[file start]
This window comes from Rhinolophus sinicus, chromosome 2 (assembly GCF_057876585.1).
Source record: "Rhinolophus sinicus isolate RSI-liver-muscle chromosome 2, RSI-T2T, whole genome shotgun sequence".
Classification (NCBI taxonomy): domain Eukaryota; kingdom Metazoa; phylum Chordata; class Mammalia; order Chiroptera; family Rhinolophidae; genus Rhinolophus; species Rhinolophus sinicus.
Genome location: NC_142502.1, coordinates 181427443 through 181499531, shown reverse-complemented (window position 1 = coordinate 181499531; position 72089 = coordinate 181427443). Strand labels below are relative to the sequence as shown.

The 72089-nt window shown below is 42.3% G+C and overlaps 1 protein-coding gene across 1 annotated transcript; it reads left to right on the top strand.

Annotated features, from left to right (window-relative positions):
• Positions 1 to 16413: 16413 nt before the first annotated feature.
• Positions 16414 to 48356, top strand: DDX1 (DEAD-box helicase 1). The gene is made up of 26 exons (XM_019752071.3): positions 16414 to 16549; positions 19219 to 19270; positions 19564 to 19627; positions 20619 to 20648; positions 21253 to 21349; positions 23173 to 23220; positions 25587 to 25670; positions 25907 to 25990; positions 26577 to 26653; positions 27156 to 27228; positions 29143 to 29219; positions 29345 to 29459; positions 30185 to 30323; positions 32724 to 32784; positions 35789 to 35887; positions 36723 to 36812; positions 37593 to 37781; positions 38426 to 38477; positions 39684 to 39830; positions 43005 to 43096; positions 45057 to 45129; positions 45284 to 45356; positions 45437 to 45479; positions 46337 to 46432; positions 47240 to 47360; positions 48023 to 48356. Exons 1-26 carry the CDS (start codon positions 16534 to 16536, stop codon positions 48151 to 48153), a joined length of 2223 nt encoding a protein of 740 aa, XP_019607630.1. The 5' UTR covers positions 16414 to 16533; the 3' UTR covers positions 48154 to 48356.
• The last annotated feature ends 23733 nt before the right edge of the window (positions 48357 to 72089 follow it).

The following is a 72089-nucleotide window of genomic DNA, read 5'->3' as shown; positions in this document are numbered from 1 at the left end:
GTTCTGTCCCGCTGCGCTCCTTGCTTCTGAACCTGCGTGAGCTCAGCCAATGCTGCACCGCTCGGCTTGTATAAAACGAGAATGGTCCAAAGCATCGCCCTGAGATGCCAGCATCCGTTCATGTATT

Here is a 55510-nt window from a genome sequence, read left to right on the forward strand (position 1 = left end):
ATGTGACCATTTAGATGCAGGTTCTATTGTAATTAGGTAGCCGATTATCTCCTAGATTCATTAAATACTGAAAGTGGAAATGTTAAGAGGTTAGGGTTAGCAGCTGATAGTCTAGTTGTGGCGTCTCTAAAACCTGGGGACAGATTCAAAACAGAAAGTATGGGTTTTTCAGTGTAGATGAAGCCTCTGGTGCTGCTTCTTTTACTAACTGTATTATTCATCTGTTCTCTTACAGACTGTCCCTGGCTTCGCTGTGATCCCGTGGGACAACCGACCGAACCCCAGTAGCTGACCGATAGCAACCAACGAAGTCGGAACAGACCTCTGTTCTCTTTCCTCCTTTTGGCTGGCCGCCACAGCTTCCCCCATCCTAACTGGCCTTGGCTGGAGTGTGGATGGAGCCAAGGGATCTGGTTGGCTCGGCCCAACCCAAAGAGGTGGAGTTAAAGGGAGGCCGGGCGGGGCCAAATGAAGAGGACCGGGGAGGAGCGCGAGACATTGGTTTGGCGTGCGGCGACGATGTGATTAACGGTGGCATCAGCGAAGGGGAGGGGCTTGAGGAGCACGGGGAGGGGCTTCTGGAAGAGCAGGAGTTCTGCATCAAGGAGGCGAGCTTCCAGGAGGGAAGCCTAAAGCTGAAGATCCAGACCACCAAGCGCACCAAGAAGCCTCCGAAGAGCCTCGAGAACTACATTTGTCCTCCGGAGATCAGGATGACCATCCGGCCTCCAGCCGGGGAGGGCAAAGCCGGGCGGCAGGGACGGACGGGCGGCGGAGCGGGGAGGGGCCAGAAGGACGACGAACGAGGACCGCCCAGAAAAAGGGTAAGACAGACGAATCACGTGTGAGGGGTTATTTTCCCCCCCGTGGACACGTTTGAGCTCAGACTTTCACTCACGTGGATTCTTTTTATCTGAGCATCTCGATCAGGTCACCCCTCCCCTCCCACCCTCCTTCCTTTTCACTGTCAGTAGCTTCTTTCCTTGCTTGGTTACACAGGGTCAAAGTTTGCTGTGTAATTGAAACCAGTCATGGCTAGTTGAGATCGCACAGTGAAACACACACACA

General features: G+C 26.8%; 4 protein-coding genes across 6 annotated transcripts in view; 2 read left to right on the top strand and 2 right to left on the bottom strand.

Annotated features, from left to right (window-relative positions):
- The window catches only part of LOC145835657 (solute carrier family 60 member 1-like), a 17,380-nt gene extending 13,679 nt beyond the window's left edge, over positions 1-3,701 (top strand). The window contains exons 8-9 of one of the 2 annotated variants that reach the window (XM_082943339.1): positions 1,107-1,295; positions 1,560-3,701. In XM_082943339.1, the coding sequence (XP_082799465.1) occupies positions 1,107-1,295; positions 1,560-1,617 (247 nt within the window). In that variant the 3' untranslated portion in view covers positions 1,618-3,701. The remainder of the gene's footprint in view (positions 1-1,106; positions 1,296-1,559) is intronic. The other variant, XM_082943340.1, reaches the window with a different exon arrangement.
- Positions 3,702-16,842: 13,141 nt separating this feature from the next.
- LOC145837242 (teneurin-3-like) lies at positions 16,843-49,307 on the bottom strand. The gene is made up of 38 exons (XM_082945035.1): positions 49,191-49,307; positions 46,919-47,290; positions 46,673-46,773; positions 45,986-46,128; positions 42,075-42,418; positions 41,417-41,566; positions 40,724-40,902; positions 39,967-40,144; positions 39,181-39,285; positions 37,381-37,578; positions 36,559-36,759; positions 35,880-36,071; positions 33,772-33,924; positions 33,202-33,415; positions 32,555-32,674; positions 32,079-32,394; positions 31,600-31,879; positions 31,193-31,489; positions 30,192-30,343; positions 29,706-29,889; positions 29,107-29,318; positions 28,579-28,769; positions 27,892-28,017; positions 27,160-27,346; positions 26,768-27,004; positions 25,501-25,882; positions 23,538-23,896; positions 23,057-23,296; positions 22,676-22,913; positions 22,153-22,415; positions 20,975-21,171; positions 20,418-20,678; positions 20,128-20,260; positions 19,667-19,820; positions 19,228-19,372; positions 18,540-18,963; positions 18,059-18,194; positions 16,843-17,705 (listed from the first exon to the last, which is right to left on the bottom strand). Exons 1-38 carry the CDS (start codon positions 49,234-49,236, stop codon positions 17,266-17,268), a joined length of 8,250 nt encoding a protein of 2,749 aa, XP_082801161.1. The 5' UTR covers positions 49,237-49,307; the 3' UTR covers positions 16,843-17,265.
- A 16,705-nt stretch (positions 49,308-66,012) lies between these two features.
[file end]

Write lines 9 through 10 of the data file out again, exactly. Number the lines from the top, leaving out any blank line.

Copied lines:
• The last annotated feature ends 23733 nt before the right edge of the window (positions 48357 to 72089 follow it).

The following is a 72089-nucleotide window of genomic DNA, read 5'->3' as shown; positions in this document are numbered from 1 at the left end: